Roller guides or Titanium boat guides

Discussion in 'San Diego Long Range fishing Reports' started by CV-Wayne, Mar 27, 2015.

  1. CV-Wayne

    CV-Wayne Newbie

    Name:
    Wayne Feagley
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    Looking for some help on a decision.

    I'm having Taka build a rod for heavy bait (Skippy) and kite fishing using a Calstar GFGR775XXXH blank; I'll fish it on the rail. I'm torn on the decision between roller guides or boat guides. I'm going to pair this rod with a Mak 50 Sea. I'm a big guy so am not worried about a little more side torque that the rollers might incur.

    I'm mentally wrestling with (a) the maintenance of rollers, (b) any casting issues if I wanted to fish salamis with this rod. Most of my long range experience with big fish was using a Seeker 2x4 with boat guides; I liked that experience.

    I would appreciate any input I can get.
    Thanks
    Wayne
     
  2. Workplacesafety

    Workplacesafety Reducing workplace injuries and illnesses

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    Jeff Bruner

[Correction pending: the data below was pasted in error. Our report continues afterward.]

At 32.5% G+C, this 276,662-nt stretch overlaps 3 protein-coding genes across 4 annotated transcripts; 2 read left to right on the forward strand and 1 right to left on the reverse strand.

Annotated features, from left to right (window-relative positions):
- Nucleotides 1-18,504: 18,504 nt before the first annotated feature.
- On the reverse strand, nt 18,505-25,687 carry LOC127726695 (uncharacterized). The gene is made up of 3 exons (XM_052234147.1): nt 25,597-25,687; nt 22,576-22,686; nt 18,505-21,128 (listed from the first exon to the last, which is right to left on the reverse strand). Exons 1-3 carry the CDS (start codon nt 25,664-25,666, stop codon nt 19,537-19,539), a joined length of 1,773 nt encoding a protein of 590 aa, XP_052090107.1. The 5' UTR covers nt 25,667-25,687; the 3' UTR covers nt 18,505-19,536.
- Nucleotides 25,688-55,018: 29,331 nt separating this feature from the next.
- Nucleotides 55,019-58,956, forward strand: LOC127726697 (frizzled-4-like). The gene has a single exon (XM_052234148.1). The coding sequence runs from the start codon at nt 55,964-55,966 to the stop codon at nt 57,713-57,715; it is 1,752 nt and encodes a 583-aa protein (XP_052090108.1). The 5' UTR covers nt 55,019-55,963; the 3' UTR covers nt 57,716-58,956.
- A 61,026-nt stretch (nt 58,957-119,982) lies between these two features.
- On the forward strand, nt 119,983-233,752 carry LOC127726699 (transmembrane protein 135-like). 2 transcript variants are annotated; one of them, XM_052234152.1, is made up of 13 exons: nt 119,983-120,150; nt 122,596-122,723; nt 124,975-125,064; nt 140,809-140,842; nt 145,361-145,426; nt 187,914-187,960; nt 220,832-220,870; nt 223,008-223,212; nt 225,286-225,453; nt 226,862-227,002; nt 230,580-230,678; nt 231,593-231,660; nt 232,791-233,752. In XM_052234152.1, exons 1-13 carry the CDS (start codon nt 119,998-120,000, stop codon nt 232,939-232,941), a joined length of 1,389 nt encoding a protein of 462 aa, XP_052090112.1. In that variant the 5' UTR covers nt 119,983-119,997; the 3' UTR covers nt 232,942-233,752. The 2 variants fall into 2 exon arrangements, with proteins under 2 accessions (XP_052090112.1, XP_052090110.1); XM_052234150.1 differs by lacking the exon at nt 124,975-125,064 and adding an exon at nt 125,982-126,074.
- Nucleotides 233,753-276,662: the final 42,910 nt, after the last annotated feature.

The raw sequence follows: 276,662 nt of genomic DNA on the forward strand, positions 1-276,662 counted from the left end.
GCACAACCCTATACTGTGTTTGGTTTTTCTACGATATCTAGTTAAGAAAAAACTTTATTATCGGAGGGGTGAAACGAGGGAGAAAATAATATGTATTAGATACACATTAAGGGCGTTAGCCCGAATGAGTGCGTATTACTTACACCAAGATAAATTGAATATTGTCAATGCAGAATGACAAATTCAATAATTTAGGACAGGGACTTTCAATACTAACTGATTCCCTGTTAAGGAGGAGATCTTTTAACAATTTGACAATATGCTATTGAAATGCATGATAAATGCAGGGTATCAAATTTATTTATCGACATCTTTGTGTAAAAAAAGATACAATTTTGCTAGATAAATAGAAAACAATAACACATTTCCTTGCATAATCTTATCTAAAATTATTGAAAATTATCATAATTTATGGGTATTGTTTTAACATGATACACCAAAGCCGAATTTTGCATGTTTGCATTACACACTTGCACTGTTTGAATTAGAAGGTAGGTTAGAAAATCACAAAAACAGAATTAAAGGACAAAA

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    You could do both. I've got a Calstar 7460 with a roller stripper, then ring guides, then a roller tip. Works pretty well. I use it with 150lb leader as my kite and big bait stick.
     
  3. Scold

    Scold Yes, that's my back.

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    In a perfect world, rollers. On a longrange boat, rings. If you are very...very on top of maintaining your gear while you are on the trip, rollers should be fine, but I don't want to hook up to a big pissed off tuna on a rod where some of the rollers are seized up due to salt.
     
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  4. chef tom

    chef tom Member

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    tom waggoner
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    Taka would recommend rollers !! He has built 12 rods for me.
    Big bait rollers light bait ring . But you are going to get a lot of opinions . Good luck
     
  5. lowprofile

    lowprofile Well-Known "Member"

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    if you get rollers, open them up and grease with Cals or penn blue grease. I like cals best. keeps our rollers spinning all year even after heavy beach use and of course on the boats. make sure you get in where the bushing is and along the side between the roller and frame.
     
  6. BLLFSHR

    BLLFSHR Newbie

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    Aftco wind on rollers with ball bearings. Nice clearance between the rollers and the frames to cast baits, and the rollers r silk. I fish them on 2 Phenix 700 4X rods with Baker 80s and 200.